the knife-grinder who (as of ten years or so ago) worked the upper west side of manhattan with a van, however, used a bell. so do some of the helado and mango carts.

  13. There’s also Molly Malone (“cockles and mussels alive, alive-o”) but that’s a Dublin song.

    Well, perhaps. It’s certainly about Dublin, but it was first published in Boston as far as the record goes. The Hiberno-English rhyme fever / save her could be found in either place. There are some indications tof an earlier publication in Scotland, but no copies survive, raising the possibility that it was a different song of the same name (such a song, with different lyrics, is known to exist).

  14. Kate Bunting says

    In 1969-70 I frequently passed through Derby (UK) bus station at lunchtime. There was a newspaper seller with the midday edition of the Derby Evening Telegraph (which has since dropped the ‘Evening’ from its title). He used to call “Midday Tele”, but with a strong emphasis on DAY and hardly any on the last two syllables.

  15. In Chicago’s Humboldt Park neighborhood there was a knife sharpener who cried CHUP!!-aw-aw-aaaa as recently as 15 years ago. The first time I heard it I thought someone was in extreme pain.

    My part of the hood had been Puerto Rican for years. I never looked into who the knife sharpener was so I don’t know if that was relevant.

    I bet air conditioning and a lower tolerance for cooler indoor temps affected the market for itinerant criers over the last fifty years.

  16. the knife-grinder who (as of ten years or so ago) worked the upper west side of manhattan with a van, however, used a bell.

    By magic coincidence, I read today a blog post with a 1901 cartoon (top center) referencing this very thing.

  17. Deborah Moss says

    Comical too. I recently heard a stall holder crying his (false) DKNY products as NYPD,

  18. In York in the 90’s I remember one remaining, a fixture in St Helen’s Square, with a hoarse but carrying “prEEEeeeesss!” for the Yorkshire Evening Press. More recently I’ve only heard them in Bangalore — “Peeeee-paaaah!” on the morning paper round.

  19. A few years ago, on the streets of Nikko, Japan, which attracts heavy tourist traffic, a street vendor passed playing a recorded cry of yaki imo (“roasted sweet-potato”). That cry has lots of nostalgia value in Japan, and I couldn’t resist buying one of his potatoes to eat.

  20. Ah Joel, you evoke for me those scalding roasted di gua on sale in the snow-cloaked streetscapes of Nanjing. Weighed out with milligram precision by a conscientious vendor. Something like this but with a simple mechanical scale in the scene also. Hmm … I’m pretty sure it was winter. But then, I always like to remember Nanjing as snowy.

  21. The musical Oliver! uses vendors’ cries including “Ripe strawberries, ripe” to set the scene for the number “Who Will Buy.” I believe they are close to the traditional, stereotyped cries as noted and played with by the early modern composers, as mentioned above (though I am prepared to be corrected on that).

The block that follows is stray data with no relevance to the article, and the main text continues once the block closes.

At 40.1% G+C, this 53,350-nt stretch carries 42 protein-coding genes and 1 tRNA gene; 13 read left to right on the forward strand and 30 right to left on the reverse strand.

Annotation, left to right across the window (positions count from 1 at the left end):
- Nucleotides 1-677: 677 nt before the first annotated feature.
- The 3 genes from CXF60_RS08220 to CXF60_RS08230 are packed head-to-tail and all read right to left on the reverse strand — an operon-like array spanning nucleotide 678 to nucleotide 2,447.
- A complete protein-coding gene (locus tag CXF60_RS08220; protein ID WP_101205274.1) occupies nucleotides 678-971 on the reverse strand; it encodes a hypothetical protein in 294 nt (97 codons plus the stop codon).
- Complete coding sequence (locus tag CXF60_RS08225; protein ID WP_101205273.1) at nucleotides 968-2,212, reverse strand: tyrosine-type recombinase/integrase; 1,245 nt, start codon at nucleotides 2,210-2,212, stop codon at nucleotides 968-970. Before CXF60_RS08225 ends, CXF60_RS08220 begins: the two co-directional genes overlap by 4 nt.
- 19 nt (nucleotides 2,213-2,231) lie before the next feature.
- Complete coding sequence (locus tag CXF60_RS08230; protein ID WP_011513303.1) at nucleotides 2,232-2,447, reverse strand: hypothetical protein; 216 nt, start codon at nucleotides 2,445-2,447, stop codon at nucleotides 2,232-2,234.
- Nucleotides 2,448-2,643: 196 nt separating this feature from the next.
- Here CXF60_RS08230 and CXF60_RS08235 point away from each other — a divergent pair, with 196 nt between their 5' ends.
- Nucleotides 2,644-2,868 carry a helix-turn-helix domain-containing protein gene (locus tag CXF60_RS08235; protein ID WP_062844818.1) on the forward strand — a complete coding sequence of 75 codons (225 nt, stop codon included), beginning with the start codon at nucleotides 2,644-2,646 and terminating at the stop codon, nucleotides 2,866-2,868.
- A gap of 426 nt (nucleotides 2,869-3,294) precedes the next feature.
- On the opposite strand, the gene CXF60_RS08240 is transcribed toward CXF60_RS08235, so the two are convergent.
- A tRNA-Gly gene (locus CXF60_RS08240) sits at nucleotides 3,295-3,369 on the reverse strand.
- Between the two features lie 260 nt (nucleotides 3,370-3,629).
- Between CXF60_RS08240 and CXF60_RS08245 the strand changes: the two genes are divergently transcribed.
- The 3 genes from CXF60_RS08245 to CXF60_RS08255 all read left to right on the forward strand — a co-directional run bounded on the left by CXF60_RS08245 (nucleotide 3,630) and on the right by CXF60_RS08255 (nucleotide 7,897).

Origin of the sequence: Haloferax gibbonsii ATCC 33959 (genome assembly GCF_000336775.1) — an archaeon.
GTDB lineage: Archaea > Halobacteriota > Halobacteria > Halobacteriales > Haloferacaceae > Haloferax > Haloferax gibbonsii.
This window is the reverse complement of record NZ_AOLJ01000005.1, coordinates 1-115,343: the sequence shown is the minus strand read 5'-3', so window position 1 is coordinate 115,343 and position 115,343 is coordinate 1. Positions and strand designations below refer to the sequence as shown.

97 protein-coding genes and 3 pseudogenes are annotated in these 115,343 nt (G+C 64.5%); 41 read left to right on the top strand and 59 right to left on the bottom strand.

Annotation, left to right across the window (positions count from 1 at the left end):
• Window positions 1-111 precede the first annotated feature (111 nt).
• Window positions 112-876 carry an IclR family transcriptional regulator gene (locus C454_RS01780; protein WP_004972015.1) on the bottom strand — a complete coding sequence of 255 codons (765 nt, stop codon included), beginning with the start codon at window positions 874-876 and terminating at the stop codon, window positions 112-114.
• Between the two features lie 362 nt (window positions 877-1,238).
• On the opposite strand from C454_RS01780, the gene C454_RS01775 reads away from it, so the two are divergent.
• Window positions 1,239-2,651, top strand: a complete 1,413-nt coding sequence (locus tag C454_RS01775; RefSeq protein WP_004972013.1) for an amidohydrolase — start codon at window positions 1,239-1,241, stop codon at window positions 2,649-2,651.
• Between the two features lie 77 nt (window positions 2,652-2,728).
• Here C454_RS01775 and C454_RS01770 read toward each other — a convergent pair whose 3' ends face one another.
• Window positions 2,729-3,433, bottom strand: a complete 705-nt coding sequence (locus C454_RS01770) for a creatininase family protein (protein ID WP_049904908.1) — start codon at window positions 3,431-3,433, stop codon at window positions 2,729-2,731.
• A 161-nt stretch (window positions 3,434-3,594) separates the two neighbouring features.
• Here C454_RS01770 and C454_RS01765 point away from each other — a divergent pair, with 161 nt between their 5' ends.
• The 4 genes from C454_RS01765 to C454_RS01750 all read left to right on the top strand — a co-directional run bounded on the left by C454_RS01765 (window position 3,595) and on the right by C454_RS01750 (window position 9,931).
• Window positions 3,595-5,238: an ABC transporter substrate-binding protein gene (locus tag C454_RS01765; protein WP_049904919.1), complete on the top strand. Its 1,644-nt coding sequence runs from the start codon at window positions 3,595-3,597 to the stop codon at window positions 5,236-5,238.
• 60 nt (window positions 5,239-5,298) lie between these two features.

I would also note that the cries of Paris were composed upon (by Clement Janequin) in the middle of the 16th century, half a century or more before Weelkes and Gibbons set the London cries. So it was a prolonged and an international fashion.

  22. the cries of Paris were composed upon (by Clement Janequin)

    Thank you! I tried to remember who that was. They are of course nicely polished into four-part harmony.

    French WP has a nice collection of Parisian and other French street cries.

  23. yaki imo (“roasted sweet-potato”)

    I miss the cry of the sweet potato vendor from the neighborhood in Kyoto where I once lived—it broke the silence of snowy winter nights with the voice of one laboring in the cold and dark for small money. My local seller’s cry was like this, but more drawn out and mournful.

  24. There’s an early-this-century CD including performances of both the Gibbons and Weelkes settings of “The Cries of London” together with something called “The City Cries” by Richard Dering (1580?-1630) which I’m guessing is another entry in the same genre.

  25. An episode of the podcast 99% Invisible from June of this year concerned the cries, or pregones, of present-day Mexico City. “The Siren of Scrap Metal”. (The linked page provides a summary; there are links to a full transcript and the original audio.)

  26. One of John Wells’s blog posts looked at an article from 1910 in Le Maître Phonétique on London street cries, with phonetic analysis and some phonetic and musical transcriptions. Already in 1910, the author was lamenting the decline of street cries! (Original article: sʌm iːst lʌndən striːt kraiz.)

  27. Well, well. It turns out that at least in the near northern suburbs of Chicago, there are still itinerant knife sharpeners. But instead of crying from the street, they politely knock on doors. Maybe work-from-home has reinvigorated a profession that would have simply found empty homes 4 years ago.


    He needs a better presentation than the muddy xerox of his handwritten price sheet. His truck looks to be a fairly recent Dodge Ram — not one of those scrap metal guys whose trucks look like they’re ready to be tipped into the foundry with their loads. So I’d think he could afford it. Maybe even a magnetic sign for the doors of the truck.

    I’m fine, but I suspect women home alone may need a bit more reassurance to open their door to a guy talking about knives.

  28. @Ryan: I suspect that there is a lot of inertia in how people get their knives sharpened (or their carpets cleaned, or other similar infrequent but recurring domestic tasks done). Sixty years ago, the people doing those jobs relied a lot on repeat business and word of mouth between housewives (probably through largely different social networks for different ethnic groups), but my then-teenaged father concluded that the knife sharpeners circulating in the Jewish community of the North Shore suburbs were pretty much all gonifs whose sharpening work was never better than what he could do himself. As I think about this now, however, I suspect that Dad may have been somewhat unfair in his judgement, making unrealistic assumptions about what was common knowledge. My grandmother had grown up hanging around the factory run by her father and uncle, where they designed, manufactured, and operated metal grinders and buffs, but most mid-century homemakers had not.

  29. David Marjanović says

    There’s a sedentary knife- and scissors-sharpener in walking distance.

  30. Stu Clayton says

    It’s sitting in a kitchen drawer ?